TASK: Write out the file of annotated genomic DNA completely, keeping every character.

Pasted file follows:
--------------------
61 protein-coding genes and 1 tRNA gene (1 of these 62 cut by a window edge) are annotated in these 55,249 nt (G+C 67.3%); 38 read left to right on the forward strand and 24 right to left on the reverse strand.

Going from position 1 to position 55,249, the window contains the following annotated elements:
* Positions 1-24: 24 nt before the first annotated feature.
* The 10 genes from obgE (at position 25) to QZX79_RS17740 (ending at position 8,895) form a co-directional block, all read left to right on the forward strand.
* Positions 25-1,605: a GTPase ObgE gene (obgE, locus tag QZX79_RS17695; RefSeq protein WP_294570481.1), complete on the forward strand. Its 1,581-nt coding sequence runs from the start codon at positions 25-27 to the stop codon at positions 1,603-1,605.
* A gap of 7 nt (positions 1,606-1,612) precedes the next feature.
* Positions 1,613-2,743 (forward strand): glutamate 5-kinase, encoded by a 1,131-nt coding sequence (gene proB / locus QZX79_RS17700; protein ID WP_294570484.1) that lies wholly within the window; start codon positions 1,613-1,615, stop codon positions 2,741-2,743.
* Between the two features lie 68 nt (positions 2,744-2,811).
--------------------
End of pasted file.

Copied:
61 protein-coding genes and 1 tRNA gene (1 of these 62 cut by a window edge) are annotated in these 55,249 nt (G+C 67.3%); 38 read left to right on the forward strand and 24 right to left on the reverse strand.

Going from position 1 to position 55,249, the window contains the following annotated elements:
* Positions 1-24: 24 nt before the first annotated feature.
* The 10 genes from obgE (at position 25) to QZX79_RS17740 (ending at position 8,895) form a co-directional block, all read left to right on the forward strand.
* Positions 25-1,605: a GTPase ObgE gene (obgE, locus tag QZX79_RS17695; RefSeq protein WP_294570481.1), complete on the forward strand. Its 1,581-nt coding sequence runs from the start codon at positions 25-27 to the stop codon at positions 1,603-1,605.
* A gap of 7 nt (positions 1,606-1,612) precedes the next feature.
* Positions 1,613-2,743 (forward strand): glutamate 5-kinase, encoded by a 1,131-nt coding sequence (gene proB / locus QZX79_RS17700; protein ID WP_294570484.1) that lies wholly within the window; start codon positions 1,613-1,615, stop codon positions 2,741-2,743.
* Between the two features lie 68 nt (positions 2,744-2,811).